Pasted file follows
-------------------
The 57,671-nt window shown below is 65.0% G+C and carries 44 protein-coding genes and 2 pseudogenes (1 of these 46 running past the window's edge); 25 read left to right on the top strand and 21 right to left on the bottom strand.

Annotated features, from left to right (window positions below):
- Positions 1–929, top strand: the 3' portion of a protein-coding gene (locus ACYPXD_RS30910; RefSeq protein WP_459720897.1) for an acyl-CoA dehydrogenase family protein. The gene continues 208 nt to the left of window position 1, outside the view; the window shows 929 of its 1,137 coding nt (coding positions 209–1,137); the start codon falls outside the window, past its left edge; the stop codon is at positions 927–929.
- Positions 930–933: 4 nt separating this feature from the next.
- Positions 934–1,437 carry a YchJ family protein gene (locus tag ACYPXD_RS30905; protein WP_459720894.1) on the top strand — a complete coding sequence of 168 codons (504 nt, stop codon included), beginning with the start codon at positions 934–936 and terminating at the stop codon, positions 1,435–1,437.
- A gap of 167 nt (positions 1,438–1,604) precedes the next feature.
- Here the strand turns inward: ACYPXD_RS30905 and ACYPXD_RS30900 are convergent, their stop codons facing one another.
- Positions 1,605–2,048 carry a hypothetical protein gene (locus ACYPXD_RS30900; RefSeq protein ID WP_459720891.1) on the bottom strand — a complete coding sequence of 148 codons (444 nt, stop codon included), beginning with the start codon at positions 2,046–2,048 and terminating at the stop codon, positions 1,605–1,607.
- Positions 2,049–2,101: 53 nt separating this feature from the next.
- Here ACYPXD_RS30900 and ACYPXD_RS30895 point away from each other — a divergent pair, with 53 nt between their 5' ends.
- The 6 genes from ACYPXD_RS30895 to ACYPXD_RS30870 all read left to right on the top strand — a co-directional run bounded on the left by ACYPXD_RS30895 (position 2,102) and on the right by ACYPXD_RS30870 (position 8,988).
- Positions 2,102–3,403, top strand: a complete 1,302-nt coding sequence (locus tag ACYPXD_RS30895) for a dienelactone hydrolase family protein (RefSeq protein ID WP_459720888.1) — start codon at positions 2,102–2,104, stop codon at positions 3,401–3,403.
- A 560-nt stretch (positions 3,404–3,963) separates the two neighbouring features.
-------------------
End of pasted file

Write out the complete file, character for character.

The 57,671-nt window shown below is 65.0% G+C and carries 44 protein-coding genes and 2 pseudogenes (1 of these 46 running past the window's edge); 25 read left to right on the top strand and 21 right to left on the bottom strand.

Annotated features, from left to right (window positions below):
- Positions 1–929, top strand: the 3' portion of a protein-coding gene (locus ACYPXD_RS30910; RefSeq protein WP_459720897.1) for an acyl-CoA dehydrogenase family protein. The gene continues 208 nt to the left of window position 1, outside the view; the window shows 929 of its 1,137 coding nt (coding positions 209–1,137); the start codon falls outside the window, past its left edge; the stop codon is at positions 927–929.
- Positions 930–933: 4 nt separating this feature from the next.
- Positions 934–1,437 carry a YchJ family protein gene (locus tag ACYPXD_RS30905; protein WP_459720894.1) on the top strand — a complete coding sequence of 168 codons (504 nt, stop codon included), beginning with the start codon at positions 934–936 and terminating at the stop codon, positions 1,435–1,437.
- A gap of 167 nt (positions 1,438–1,604) precedes the next feature.
- Here the strand turns inward: ACYPXD_RS30905 and ACYPXD_RS30900 are convergent, their stop codons facing one another.
- Positions 1,605–2,048 carry a hypothetical protein gene (locus ACYPXD_RS30900; RefSeq protein ID WP_459720891.1) on the bottom strand — a complete coding sequence of 148 codons (444 nt, stop codon included), beginning with the start codon at positions 2,046–2,048 and terminating at the stop codon, positions 1,605–1,607.
- Positions 2,049–2,101: 53 nt separating this feature from the next.
- Here ACYPXD_RS30900 and ACYPXD_RS30895 point away from each other — a divergent pair, with 53 nt between their 5' ends.
- The 6 genes from ACYPXD_RS30895 to ACYPXD_RS30870 all read left to right on the top strand — a co-directional run bounded on the left by ACYPXD_RS30895 (position 2,102) and on the right by ACYPXD_RS30870 (position 8,988).
- Positions 2,102–3,403, top strand: a complete 1,302-nt coding sequence (locus tag ACYPXD_RS30895) for a dienelactone hydrolase family protein (RefSeq protein ID WP_459720888.1) — start codon at positions 2,102–2,104, stop codon at positions 3,401–3,403.
- A 560-nt stretch (positions 3,404–3,963) separates the two neighbouring features.